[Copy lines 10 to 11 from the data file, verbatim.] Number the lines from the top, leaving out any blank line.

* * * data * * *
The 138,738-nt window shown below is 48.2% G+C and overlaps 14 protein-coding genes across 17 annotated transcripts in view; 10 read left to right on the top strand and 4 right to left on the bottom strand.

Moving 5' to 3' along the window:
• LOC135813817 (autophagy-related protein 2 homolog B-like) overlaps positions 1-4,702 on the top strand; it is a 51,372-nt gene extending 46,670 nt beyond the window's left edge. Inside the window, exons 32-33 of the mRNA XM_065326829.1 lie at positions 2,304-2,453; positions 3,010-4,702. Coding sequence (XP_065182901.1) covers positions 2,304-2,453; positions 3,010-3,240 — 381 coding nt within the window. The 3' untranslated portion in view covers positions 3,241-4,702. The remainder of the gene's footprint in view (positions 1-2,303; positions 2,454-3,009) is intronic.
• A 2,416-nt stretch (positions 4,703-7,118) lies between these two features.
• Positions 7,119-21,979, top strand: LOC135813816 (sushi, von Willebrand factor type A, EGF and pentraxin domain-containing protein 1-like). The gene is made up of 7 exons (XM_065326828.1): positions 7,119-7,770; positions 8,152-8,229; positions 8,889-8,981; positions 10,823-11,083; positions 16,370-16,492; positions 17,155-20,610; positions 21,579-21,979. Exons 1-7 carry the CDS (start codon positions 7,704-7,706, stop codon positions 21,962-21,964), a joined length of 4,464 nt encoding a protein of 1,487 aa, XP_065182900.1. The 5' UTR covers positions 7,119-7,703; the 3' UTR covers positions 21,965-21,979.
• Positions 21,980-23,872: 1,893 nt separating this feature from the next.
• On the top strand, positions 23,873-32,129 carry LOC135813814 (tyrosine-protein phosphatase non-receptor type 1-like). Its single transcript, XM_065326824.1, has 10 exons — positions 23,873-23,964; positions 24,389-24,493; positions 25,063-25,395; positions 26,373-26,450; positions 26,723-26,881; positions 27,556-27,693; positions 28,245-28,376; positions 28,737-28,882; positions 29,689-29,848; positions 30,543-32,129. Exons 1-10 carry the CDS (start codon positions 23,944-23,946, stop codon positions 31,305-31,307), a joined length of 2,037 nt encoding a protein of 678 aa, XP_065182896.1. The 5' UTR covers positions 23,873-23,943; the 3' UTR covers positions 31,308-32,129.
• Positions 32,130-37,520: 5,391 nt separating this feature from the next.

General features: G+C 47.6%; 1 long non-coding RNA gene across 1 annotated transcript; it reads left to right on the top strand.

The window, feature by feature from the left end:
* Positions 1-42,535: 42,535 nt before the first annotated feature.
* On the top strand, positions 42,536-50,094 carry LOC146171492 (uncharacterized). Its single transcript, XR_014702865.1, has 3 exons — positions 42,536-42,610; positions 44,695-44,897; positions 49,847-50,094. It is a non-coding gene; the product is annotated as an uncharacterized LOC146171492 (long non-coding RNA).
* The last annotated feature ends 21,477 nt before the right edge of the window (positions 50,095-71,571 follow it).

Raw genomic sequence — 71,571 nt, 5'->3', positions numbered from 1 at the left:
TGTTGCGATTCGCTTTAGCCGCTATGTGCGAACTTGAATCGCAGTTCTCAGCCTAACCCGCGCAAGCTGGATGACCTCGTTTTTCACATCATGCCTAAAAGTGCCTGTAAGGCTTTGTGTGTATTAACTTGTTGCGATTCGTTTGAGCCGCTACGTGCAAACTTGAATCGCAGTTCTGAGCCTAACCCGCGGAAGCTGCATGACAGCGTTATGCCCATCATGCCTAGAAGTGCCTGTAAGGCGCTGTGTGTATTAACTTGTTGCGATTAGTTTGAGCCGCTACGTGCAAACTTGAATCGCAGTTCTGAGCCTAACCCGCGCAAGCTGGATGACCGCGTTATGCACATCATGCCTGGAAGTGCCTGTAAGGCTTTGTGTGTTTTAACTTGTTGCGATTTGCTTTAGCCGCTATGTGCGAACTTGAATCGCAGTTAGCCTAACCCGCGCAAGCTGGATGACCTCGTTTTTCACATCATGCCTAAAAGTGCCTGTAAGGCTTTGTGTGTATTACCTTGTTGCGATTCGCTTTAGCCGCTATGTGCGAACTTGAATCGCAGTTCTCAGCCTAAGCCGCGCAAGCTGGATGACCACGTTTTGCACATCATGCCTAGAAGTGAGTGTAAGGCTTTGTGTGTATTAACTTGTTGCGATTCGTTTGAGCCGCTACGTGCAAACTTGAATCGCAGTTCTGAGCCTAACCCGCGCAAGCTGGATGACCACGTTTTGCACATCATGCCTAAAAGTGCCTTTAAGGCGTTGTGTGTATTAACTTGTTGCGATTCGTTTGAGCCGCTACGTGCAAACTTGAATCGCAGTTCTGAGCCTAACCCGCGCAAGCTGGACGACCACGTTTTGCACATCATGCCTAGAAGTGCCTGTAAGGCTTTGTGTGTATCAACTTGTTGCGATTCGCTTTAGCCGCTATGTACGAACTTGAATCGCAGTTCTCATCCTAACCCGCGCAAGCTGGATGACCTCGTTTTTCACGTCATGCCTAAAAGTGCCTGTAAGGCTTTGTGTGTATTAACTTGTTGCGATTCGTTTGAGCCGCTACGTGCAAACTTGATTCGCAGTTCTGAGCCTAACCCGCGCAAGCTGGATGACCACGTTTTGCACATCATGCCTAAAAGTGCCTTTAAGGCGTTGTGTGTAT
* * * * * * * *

The window, feature by feature from the left end:
* Positions 1-42,535: 42,535 nt before the first annotated feature.